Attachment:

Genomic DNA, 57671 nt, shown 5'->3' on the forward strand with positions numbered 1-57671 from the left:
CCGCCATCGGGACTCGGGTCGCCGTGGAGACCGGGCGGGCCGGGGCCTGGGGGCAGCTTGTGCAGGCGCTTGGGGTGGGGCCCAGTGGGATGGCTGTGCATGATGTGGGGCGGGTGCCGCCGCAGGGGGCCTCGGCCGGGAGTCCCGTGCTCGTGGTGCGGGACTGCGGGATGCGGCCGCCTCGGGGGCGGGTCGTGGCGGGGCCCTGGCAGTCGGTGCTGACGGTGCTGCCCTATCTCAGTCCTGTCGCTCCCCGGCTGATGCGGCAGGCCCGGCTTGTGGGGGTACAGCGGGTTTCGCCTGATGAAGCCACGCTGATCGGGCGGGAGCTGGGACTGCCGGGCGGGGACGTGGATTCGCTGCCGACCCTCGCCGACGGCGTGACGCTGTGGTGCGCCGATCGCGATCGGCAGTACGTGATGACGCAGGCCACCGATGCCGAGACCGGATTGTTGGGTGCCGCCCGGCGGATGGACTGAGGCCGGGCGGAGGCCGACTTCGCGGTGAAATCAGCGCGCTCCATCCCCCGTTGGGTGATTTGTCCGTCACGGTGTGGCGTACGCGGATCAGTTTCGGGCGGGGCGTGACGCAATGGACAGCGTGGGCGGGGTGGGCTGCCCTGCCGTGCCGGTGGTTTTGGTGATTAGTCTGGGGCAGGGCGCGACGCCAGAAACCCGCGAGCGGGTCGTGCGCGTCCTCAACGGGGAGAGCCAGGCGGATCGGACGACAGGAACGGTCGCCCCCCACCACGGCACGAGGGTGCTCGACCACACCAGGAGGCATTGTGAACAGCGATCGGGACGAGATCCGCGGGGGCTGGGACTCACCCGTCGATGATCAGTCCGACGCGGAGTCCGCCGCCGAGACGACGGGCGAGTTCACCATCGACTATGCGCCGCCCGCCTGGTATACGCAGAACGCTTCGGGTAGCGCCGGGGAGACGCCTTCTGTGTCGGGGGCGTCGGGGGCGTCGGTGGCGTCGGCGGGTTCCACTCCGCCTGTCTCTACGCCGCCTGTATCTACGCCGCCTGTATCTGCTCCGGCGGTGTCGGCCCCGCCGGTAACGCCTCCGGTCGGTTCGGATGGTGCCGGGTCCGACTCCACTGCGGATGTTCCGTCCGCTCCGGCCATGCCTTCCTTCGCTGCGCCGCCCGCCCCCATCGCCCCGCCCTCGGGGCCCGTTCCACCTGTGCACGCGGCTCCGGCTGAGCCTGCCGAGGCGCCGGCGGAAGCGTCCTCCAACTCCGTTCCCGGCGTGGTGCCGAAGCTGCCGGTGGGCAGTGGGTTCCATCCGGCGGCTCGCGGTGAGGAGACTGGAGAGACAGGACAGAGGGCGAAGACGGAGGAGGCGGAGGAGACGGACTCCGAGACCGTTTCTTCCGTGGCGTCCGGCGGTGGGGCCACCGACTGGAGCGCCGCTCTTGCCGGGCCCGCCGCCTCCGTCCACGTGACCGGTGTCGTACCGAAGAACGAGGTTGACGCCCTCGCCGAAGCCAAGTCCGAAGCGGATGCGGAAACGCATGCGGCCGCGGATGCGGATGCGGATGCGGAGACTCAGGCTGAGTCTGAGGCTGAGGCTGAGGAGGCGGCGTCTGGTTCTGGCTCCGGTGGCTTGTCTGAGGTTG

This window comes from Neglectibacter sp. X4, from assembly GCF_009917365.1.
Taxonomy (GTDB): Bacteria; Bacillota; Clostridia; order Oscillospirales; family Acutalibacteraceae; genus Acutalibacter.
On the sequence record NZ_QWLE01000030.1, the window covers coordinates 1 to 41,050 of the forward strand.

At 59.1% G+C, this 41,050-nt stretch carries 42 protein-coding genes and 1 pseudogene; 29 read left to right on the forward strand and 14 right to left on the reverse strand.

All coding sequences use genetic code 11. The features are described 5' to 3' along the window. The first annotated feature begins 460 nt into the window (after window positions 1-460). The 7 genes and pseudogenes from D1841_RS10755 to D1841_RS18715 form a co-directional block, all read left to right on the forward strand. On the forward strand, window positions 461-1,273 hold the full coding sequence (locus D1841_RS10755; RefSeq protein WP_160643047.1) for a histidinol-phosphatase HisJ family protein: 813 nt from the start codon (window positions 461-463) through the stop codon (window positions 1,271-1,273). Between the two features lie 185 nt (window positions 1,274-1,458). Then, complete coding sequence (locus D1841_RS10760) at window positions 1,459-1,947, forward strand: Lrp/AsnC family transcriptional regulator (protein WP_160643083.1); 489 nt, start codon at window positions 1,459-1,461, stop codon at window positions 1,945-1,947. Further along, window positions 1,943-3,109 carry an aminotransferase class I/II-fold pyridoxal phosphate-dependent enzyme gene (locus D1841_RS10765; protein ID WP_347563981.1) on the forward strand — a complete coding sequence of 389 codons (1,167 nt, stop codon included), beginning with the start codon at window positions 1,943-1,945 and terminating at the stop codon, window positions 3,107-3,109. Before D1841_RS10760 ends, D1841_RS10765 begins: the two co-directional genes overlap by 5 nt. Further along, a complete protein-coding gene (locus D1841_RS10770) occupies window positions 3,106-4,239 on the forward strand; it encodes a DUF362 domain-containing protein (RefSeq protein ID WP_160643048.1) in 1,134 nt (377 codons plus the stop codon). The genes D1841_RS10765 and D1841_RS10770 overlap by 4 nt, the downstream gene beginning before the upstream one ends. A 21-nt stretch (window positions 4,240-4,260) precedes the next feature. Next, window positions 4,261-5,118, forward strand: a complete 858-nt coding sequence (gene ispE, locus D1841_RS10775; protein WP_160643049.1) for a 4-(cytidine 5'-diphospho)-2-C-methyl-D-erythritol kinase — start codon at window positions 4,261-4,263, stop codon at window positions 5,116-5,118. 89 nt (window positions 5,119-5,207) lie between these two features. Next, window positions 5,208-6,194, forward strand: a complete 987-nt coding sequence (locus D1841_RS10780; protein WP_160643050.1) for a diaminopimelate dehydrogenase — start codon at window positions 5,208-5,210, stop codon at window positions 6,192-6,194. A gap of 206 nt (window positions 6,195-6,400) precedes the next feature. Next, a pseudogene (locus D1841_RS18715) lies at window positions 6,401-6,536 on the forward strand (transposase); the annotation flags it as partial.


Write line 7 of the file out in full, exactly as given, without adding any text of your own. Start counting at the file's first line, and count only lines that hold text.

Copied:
All coding sequences use genetic code 11. The features are described 5' to 3' along the window. The first annotated feature begins 460 nt into the window (after window positions 1-460). The 7 genes and pseudogenes from D1841_RS10755 to D1841_RS18715 form a co-directional block, all read left to right on the forward strand. On the forward strand, window positions 461-1,273 hold the full coding sequence (locus D1841_RS10755; RefSeq protein WP_160643047.1) for a histidinol-phosphatase HisJ family protein: 813 nt from the start codon (window positions 461-463) through the stop codon (window positions 1,271-1,273). Between the two features lie 185 nt (window positions 1,274-1,458). Then, complete coding sequence (locus D1841_RS10760) at window positions 1,459-1,947, forward strand: Lrp/AsnC family transcriptional regulator (protein WP_160643083.1); 489 nt, start codon at window positions 1,459-1,461, stop codon at window positions 1,945-1,947. Further along, window positions 1,943-3,109 carry an aminotransferase class I/II-fold pyridoxal phosphate-dependent enzyme gene (locus D1841_RS10765; protein ID WP_347563981.1) on the forward strand — a complete coding sequence of 389 codons (1,167 nt, stop codon included), beginning with the start codon at window positions 1,943-1,945 and terminating at the stop codon, window positions 3,107-3,109. Before D1841_RS10760 ends, D1841_RS10765 begins: the two co-directional genes overlap by 5 nt. Further along, a complete protein-coding gene (locus D1841_RS10770) occupies window positions 3,106-4,239 on the forward strand; it encodes a DUF362 domain-containing protein (RefSeq protein ID WP_160643048.1) in 1,134 nt (377 codons plus the stop codon). The genes D1841_RS10765 and D1841_RS10770 overlap by 4 nt, the downstream gene beginning before the upstream one ends. A 21-nt stretch (window positions 4,240-4,260) precedes the next feature. Next, window positions 4,261-5,118, forward strand: a complete 858-nt coding sequence (gene ispE, locus D1841_RS10775; protein WP_160643049.1) for a 4-(cytidine 5'-diphospho)-2-C-methyl-D-erythritol kinase — start codon at window positions 4,261-4,263, stop codon at window positions 5,116-5,118. 89 nt (window positions 5,119-5,207) lie between these two features. Next, window positions 5,208-6,194, forward strand: a complete 987-nt coding sequence (locus D1841_RS10780; protein WP_160643050.1) for a diaminopimelate dehydrogenase — start codon at window positions 5,208-5,210, stop codon at window positions 6,192-6,194. A gap of 206 nt (window positions 6,195-6,400) precedes the next feature. Next, a pseudogene (locus D1841_RS18715) lies at window positions 6,401-6,536 on the forward strand (transposase); the annotation flags it as partial.